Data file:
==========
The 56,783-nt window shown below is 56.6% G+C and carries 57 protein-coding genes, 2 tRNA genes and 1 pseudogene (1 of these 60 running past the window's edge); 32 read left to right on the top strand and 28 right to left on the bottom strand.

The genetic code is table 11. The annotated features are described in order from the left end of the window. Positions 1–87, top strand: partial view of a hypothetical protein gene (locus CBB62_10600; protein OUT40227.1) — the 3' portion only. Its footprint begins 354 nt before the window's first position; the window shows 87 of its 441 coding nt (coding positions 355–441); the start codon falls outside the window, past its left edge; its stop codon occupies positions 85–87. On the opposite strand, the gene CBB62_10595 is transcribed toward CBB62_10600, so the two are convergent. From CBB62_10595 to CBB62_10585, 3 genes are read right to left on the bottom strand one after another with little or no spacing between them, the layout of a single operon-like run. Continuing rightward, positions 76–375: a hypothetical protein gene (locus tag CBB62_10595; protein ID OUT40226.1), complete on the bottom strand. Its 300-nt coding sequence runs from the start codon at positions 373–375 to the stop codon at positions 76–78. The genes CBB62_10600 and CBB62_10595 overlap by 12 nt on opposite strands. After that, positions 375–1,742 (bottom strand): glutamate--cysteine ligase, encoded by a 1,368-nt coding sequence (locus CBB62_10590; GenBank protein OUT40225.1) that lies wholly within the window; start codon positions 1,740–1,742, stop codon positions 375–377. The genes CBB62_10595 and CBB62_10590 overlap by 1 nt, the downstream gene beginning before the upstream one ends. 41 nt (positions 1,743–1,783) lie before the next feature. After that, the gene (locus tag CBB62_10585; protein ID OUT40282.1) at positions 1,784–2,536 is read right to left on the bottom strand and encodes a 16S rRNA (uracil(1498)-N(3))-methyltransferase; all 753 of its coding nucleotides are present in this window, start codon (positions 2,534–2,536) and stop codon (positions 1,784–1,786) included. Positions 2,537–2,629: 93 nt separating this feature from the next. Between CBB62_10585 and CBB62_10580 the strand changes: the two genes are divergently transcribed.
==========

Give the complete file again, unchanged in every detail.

The 56,783-nt window shown below is 56.6% G+C and carries 57 protein-coding genes, 2 tRNA genes and 1 pseudogene (1 of these 60 running past the window's edge); 32 read left to right on the top strand and 28 right to left on the bottom strand.

The genetic code is table 11. The annotated features are described in order from the left end of the window. Positions 1–87, top strand: partial view of a hypothetical protein gene (locus CBB62_10600; protein OUT40227.1) — the 3' portion only. Its footprint begins 354 nt before the window's first position; the window shows 87 of its 441 coding nt (coding positions 355–441); the start codon falls outside the window, past its left edge; its stop codon occupies positions 85–87. On the opposite strand, the gene CBB62_10595 is transcribed toward CBB62_10600, so the two are convergent. From CBB62_10595 to CBB62_10585, 3 genes are read right to left on the bottom strand one after another with little or no spacing between them, the layout of a single operon-like run. Continuing rightward, positions 76–375: a hypothetical protein gene (locus tag CBB62_10595; protein ID OUT40226.1), complete on the bottom strand. Its 300-nt coding sequence runs from the start codon at positions 373–375 to the stop codon at positions 76–78. The genes CBB62_10600 and CBB62_10595 overlap by 12 nt on opposite strands. After that, positions 375–1,742 (bottom strand): glutamate--cysteine ligase, encoded by a 1,368-nt coding sequence (locus CBB62_10590; GenBank protein OUT40225.1) that lies wholly within the window; start codon positions 1,740–1,742, stop codon positions 375–377. The genes CBB62_10595 and CBB62_10590 overlap by 1 nt, the downstream gene beginning before the upstream one ends. 41 nt (positions 1,743–1,783) lie before the next feature. After that, the gene (locus tag CBB62_10585; protein ID OUT40282.1) at positions 1,784–2,536 is read right to left on the bottom strand and encodes a 16S rRNA (uracil(1498)-N(3))-methyltransferase; all 753 of its coding nucleotides are present in this window, start codon (positions 2,534–2,536) and stop codon (positions 1,784–1,786) included. Positions 2,537–2,629: 93 nt separating this feature from the next. Between CBB62_10585 and CBB62_10580 the strand changes: the two genes are divergently transcribed.